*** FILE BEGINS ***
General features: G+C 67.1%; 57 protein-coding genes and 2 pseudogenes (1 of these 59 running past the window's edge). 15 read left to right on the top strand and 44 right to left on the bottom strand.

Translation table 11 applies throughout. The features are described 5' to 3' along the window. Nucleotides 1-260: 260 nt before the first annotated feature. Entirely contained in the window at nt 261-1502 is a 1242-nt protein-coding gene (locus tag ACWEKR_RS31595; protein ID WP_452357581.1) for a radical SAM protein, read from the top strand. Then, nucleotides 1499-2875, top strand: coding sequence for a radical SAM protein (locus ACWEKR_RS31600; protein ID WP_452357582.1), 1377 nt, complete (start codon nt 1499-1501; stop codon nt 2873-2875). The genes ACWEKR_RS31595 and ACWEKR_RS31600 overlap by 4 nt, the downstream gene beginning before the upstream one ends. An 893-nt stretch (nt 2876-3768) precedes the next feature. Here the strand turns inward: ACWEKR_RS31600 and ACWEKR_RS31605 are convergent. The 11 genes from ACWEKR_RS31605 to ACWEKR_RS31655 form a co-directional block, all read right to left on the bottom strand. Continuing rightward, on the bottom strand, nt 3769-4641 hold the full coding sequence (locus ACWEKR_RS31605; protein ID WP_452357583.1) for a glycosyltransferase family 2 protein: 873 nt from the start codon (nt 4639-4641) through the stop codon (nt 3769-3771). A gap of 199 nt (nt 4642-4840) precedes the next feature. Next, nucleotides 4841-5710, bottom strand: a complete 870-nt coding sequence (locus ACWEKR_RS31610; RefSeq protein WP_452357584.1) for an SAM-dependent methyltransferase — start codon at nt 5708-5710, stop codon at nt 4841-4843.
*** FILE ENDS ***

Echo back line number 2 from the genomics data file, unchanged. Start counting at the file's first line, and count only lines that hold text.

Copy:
Translation table 11 applies throughout. The features are described 5' to 3' along the window. Nucleotides 1-260: 260 nt before the first annotated feature. Entirely contained in the window at nt 261-1502 is a 1242-nt protein-coding gene (locus tag ACWEKR_RS31595; protein ID WP_452357581.1) for a radical SAM protein, read from the top strand. Then, nucleotides 1499-2875, top strand: coding sequence for a radical SAM protein (locus ACWEKR_RS31600; protein ID WP_452357582.1), 1377 nt, complete (start codon nt 1499-1501; stop codon nt 2873-2875). The genes ACWEKR_RS31595 and ACWEKR_RS31600 overlap by 4 nt, the downstream gene beginning before the upstream one ends. An 893-nt stretch (nt 2876-3768) precedes the next feature. Here the strand turns inward: ACWEKR_RS31600 and ACWEKR_RS31605 are convergent. The 11 genes from ACWEKR_RS31605 to ACWEKR_RS31655 form a co-directional block, all read right to left on the bottom strand. Continuing rightward, on the bottom strand, nt 3769-4641 hold the full coding sequence (locus ACWEKR_RS31605; protein ID WP_452357583.1) for a glycosyltransferase family 2 protein: 873 nt from the start codon (nt 4639-4641) through the stop codon (nt 3769-3771). A gap of 199 nt (nt 4642-4840) precedes the next feature. Next, nucleotides 4841-5710, bottom strand: a complete 870-nt coding sequence (locus ACWEKR_RS31610; RefSeq protein WP_452357584.1) for an SAM-dependent methyltransferase — start codon at nt 5708-5710, stop codon at nt 4841-4843.